After last year's squeeze on credit and the use of credit cards, consumers started to cash a lot more checks.

And as more checks were used to pay for goods and services, more bounced back from the banks stamped: "Insufficient Funds."

To avoid getting burned by bad checks, more and more commercial businesses are joining one of the major check verification and guarantee networks.

Perhaps you've wondered what the store clerk does with your check and driver's license after a sale. Your license number, amount of the check and some coded numbers are murmured into the phone while you wait.

At the other end, an operator who works for TeleCheck, TeleCredit or some other check guarantee company, punches the coded numbers into a computer.

In a split second, the video screen lights up with a "Code One," which means there's no negative check-writing information on you, or a "Code Four," which means one or more of your previous checks has been recorded as a bouncer.

If you get the favorable code, there's no problem. You just pick up your parcel and go. But if you get the negative code, the clerk says your check can't be accepted because the verification company won't guarantee it.

You are supposed to be given a card with the phone number and address of the check verification company. When you call the company, your name, driver's license (and other identification) are punched into the computer.

Your record is revealed and the bad checks are noted (date, amount and place you cashed them). In some instances, there's an error. Perhaps you didn't keep close tabs on your checking account balance and a check was returned to a store. You were notified, and made good on the bad check with embarassed apologies.

But in the hustle of daily business, someone at the store forgot to phone the check verification company that your previously reported bad check had been paid up in full.

If this is the case, the check protection company makes a call to verify your explanation. Upon getting the word that your bill is paid up, the operator erases your negative record from the computer bank. You're clean.

On the other hand, if you have not covered a check that bounced, your negative record stays intact until you do. This can be tough. Everywhere you go where check verification and guarantee systems are in place, your checks won't be accepted.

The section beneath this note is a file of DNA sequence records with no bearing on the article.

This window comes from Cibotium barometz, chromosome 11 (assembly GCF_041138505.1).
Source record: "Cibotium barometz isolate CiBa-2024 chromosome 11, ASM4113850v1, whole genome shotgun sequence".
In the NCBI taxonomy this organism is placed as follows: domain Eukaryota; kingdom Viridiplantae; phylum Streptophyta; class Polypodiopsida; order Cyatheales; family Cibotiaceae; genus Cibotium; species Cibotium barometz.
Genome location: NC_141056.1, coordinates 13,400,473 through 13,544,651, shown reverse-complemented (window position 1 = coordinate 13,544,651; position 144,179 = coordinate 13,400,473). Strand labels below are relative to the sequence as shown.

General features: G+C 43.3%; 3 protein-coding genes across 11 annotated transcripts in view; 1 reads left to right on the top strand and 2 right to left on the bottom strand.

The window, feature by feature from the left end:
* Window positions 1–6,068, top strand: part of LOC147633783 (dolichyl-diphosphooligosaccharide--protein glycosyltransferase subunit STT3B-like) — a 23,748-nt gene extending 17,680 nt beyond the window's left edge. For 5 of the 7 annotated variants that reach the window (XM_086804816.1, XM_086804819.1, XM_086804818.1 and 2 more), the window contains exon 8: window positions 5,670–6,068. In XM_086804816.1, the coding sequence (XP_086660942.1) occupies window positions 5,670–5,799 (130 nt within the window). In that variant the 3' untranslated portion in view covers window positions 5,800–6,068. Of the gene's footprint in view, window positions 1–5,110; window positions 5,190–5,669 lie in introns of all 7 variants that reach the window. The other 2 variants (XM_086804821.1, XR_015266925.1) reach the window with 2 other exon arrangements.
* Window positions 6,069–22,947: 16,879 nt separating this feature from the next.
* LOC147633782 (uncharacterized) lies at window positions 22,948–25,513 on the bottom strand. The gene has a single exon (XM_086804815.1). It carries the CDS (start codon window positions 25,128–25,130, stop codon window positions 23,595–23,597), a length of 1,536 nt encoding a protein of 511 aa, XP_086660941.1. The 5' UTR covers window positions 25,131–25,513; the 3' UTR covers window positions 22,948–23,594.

And more and more merchants are signing up for the service because they want to limit their losses from bad checks. Members pay a two to three percent commission on the amount of each check cashed, which is just about what most Visa, Master Card and other credit card member outlets pay for their credit services.

The check verification industry is in the process of installing electronic terminals so member outlets can process checks much faster.

As a consumer, you can speed up the process by joining a check verification and guarantee organization. Some local banks have special cards that guarantee their customers' checks in the area.

And TeleCredit has a "Welcome Check" I.D. card which guarantees your checks within a national network of member merchants. It costs $6 a year.

For more information, you can usually find check verification companies listed under "Check Cashing Protection Systems" in the phone book yellow pages.

Q. I got a letter from my Cadillac dealer recommending that I install a "Water-In-Fuel Sensor Kit" in my car. The letter explained that water in diesel fuel can damage certain engine components. Is this device necessary? If so, why didn't they put it in the engine at the factory?

A. American diesel cars -- those manufactured before March 1980 -- are known to have had problems with water damage. When water gets into the fuel injector pump, it can really mess things up.

Replacing one of these pumps can cost as much as $300. You can get one of the "Water-In-Fuel Sensor Kits" that Cadillac mentioned for around $50.

Some dealers will charge for the installation (an additional $75) and some won't. Some dealers have set an installation deadline for free service. Check them out.

Most foreign-made diesels already have a water sensor system. But, you should always check with the dealer before you buy.